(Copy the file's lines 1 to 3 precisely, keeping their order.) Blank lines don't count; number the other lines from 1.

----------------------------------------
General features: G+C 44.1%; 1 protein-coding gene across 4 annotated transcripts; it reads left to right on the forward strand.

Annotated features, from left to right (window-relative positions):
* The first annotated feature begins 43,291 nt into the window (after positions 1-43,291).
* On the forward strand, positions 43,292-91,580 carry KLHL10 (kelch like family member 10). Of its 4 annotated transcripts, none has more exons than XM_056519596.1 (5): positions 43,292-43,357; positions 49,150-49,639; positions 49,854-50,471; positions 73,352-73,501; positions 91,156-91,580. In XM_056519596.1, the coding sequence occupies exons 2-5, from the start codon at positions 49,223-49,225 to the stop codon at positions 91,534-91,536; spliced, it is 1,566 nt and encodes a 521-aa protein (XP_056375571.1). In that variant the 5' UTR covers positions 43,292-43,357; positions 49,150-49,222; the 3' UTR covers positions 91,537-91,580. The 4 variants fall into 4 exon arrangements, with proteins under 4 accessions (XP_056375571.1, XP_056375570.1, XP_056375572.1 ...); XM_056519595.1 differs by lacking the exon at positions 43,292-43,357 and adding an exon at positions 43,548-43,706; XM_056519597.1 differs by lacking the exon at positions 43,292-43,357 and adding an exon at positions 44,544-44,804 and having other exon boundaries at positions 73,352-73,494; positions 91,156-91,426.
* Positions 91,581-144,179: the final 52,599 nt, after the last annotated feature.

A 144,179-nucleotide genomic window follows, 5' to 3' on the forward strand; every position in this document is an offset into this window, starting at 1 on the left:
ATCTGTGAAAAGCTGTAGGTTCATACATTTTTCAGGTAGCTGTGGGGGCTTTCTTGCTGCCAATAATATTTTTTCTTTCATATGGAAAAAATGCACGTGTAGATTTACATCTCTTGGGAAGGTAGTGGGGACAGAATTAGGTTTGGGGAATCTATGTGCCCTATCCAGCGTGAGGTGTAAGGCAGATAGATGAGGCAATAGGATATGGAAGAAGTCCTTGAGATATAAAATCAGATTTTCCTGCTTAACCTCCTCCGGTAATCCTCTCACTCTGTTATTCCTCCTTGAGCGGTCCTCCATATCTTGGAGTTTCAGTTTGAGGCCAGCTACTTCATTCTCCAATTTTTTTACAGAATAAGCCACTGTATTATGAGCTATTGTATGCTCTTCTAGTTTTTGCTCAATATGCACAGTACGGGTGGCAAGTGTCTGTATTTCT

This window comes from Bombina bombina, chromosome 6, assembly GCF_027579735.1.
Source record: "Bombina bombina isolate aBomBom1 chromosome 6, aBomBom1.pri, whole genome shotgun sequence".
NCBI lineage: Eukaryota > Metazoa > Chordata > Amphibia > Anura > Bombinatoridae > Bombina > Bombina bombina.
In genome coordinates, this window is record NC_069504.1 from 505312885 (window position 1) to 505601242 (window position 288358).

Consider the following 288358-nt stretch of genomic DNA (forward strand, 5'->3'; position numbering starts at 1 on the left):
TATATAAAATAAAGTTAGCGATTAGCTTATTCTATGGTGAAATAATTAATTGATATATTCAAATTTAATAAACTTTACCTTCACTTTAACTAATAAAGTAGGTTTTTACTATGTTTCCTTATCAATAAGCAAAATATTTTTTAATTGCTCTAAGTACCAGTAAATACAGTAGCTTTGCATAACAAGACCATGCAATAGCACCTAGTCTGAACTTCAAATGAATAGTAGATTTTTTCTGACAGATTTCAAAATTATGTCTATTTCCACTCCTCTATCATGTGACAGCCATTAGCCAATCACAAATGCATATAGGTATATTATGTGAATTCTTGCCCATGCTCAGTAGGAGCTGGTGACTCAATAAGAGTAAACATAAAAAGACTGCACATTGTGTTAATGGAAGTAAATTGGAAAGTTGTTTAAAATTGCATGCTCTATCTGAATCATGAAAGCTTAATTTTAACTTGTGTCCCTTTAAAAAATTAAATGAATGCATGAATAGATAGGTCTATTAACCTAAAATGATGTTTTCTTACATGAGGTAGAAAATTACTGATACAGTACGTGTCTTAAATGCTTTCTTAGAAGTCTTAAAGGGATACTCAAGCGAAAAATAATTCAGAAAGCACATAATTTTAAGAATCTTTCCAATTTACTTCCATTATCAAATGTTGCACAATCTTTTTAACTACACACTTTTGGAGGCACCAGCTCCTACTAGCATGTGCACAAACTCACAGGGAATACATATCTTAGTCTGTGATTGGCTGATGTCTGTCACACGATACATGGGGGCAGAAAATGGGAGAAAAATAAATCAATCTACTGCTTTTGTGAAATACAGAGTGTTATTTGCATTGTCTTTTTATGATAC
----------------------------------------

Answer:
General features: G+C 44.1%; 1 protein-coding gene across 4 annotated transcripts; it reads left to right on the forward strand.

Annotated features, from left to right (window-relative positions):
* The first annotated feature begins 43,291 nt into the window (after positions 1-43,291).